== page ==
Correlation of anatomical involvement patterns of insular gliomas with subnetworks of the limbic system

J Neurosurg 136:323–334, 2022

Gliomas frequently involve the insula both primarily and secondarily by invasion. Despite the high connectivity of the human insula, gliomas do not spread randomly to or from the insula but follow stereotypical anatomical involvement patterns. In the majority of cases, these patterns correspond to the intrinsic connectivity of the limbic system, except for tumors with aggressive biology. On the basis of these observations, the authors hypothesized that these different involvement patterns may be correlated with distinct outcomes and analyzed these correlations in an institutional cohort.

METHODS Fifty-nine patients who had undergone surgery for insular diffuse gliomas and had complete demographic, pre- and postoperative imaging, pathology, molecular genetics, and clinical follow-up data were included in the analysis (median age 37 years, range 21–71 years, M/F ratio 1.68). Patients with gliomatosis and those with only minor involvement of the insula were excluded. The presence of T2-hyperintense tumor infiltration was evaluated in 12 anatomical structures. Hierarchical biclustering was used to identify co-involved structures, and the findings were correlated with established functional anatomy knowledge. Overall survival was evaluated using Kaplan-Meier and Cox proportional hazards regression analysis (17 parameters).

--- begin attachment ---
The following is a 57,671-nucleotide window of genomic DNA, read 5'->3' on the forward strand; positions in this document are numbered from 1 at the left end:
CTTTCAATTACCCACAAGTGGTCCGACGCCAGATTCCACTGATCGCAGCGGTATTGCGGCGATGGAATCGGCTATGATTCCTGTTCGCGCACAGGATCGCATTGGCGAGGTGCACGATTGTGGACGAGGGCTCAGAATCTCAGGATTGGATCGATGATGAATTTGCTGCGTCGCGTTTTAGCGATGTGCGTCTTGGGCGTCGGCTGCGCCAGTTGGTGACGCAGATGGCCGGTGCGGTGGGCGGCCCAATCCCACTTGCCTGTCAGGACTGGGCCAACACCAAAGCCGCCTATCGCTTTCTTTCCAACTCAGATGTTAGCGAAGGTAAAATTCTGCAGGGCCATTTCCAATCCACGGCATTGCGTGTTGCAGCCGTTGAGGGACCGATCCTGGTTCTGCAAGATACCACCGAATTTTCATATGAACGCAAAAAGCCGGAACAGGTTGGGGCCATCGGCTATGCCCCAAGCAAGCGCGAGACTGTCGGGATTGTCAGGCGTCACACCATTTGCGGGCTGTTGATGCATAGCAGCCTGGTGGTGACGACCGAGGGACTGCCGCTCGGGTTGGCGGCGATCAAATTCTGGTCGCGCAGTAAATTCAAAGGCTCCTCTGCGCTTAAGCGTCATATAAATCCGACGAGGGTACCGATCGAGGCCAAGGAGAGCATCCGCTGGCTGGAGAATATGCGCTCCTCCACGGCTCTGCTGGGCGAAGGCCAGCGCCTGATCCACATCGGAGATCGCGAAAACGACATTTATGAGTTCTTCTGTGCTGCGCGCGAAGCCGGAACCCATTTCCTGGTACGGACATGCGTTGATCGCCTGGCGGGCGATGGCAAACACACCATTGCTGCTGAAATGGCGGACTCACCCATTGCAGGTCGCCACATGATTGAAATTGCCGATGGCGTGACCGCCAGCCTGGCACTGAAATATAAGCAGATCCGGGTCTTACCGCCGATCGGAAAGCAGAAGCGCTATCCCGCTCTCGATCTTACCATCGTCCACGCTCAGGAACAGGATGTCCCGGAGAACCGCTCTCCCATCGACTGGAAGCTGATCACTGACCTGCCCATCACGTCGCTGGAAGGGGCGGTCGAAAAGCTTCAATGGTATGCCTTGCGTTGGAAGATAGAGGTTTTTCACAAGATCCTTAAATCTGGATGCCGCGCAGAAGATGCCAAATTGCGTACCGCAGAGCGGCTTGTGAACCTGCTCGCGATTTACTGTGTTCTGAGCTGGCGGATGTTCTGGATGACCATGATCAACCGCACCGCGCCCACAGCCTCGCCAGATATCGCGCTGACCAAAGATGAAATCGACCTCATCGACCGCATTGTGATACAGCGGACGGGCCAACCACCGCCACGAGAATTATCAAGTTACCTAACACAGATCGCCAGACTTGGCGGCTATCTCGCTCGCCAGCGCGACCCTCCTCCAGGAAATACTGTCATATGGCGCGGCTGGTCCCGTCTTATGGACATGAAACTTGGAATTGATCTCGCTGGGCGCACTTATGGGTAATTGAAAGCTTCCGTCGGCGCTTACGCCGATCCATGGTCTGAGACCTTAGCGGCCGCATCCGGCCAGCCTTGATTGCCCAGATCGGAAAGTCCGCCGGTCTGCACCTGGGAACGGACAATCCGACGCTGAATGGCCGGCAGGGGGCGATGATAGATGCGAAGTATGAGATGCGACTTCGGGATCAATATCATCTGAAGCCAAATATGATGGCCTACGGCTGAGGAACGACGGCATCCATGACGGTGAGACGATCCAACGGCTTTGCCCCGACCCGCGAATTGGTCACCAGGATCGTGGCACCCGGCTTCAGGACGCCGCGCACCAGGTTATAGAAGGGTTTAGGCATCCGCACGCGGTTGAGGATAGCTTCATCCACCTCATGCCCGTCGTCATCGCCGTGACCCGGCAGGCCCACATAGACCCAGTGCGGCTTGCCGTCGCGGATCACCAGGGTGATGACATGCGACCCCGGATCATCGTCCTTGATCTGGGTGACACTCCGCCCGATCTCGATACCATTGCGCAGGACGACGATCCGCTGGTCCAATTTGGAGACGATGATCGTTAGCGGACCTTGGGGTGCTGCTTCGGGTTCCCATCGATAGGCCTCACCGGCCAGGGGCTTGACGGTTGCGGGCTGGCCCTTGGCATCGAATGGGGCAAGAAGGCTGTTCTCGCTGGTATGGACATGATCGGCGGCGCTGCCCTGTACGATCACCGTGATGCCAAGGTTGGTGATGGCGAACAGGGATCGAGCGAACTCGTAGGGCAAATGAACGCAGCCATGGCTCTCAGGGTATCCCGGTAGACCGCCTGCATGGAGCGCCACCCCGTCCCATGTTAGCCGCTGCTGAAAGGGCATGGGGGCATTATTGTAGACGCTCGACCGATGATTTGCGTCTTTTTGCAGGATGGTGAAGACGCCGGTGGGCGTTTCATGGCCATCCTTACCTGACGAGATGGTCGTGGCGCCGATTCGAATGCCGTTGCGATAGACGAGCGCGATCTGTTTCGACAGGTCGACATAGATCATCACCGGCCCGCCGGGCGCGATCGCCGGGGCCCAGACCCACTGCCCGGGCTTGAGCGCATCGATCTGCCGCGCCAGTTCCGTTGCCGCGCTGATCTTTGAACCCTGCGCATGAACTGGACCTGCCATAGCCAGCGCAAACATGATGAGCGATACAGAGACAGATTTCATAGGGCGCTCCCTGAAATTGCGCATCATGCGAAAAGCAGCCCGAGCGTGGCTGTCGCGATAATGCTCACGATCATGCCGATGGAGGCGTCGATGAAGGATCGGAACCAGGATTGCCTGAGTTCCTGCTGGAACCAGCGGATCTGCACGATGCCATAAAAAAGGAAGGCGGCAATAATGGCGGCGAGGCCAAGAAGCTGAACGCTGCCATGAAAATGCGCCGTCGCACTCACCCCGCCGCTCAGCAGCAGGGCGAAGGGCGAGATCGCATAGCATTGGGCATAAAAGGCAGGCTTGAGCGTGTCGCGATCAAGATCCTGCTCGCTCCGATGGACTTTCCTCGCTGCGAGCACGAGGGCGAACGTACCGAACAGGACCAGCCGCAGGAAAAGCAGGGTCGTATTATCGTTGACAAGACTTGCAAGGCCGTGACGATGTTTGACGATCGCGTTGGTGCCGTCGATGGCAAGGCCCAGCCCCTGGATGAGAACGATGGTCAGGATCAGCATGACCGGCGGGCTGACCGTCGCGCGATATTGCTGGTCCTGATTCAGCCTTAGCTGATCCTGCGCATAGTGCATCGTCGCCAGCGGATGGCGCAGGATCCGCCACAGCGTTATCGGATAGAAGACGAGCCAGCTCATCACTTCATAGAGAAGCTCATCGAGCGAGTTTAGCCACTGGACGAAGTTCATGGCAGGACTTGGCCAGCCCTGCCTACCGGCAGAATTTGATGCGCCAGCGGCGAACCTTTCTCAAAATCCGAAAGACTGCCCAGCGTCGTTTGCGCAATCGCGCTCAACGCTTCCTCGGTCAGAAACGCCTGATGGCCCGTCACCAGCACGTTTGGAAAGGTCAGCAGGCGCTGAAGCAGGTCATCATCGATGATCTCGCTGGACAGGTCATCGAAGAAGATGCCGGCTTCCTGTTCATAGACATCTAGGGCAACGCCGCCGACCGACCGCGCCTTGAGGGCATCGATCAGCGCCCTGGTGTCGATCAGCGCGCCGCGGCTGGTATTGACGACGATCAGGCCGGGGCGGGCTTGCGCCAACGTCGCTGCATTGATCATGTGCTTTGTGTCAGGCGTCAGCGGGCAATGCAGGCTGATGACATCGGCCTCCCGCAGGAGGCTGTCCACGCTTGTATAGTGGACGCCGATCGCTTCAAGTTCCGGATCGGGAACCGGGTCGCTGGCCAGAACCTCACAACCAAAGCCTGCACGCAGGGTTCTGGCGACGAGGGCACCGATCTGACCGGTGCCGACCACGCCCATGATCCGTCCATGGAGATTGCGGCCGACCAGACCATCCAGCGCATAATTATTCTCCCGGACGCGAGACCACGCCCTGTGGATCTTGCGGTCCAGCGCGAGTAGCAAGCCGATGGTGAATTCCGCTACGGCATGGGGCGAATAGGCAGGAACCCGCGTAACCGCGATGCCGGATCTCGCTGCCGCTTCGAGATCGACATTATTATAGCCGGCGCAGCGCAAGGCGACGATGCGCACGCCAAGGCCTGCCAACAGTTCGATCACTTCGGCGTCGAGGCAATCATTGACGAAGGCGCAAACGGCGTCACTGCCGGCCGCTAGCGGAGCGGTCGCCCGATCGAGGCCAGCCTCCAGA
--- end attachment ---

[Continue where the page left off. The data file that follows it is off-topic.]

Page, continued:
RESULTS The tumors involved the anterior insula (98.3%), posterior insula (67.8%), temporal operculum (47.5%), amygdala (42.4%), frontal operculum (40.7%), temporal pole (39%), parolfactory area (35.6%), hypothalamus (23.7%), hippocampus (16.9%), thalamus (6.8%), striatum (5.1%), and cingulate gyrus (3.4%). A mean 4.2   2.6 structures were involved. On the basis of hierarchical biclustering, 7 involvement patterns were identified and correlated with cortical functional anatomy (pure insular [11.9%], olfactocentric [15.3%], olfactoopercular [33.9%], operculoinsular [15.3%], striatoinsular [3.4%], translimbic [11.9%], and multifocal [8.5%] patterns). Cox regression identified hippocampal involvement (p = 0.006) and postoperative tumor volume (p = 0.027) as significant negative independent prognosticators of overall survival and extent of resection (p = 0.015) as a significant positive independent prognosticator.

CONCLUSIONS The study findings indicate that insular gliomas primarily involve the olfactocentric limbic girdle and that involvement in the hippocampocentric limbic girdle is associated with a worse prognosis.


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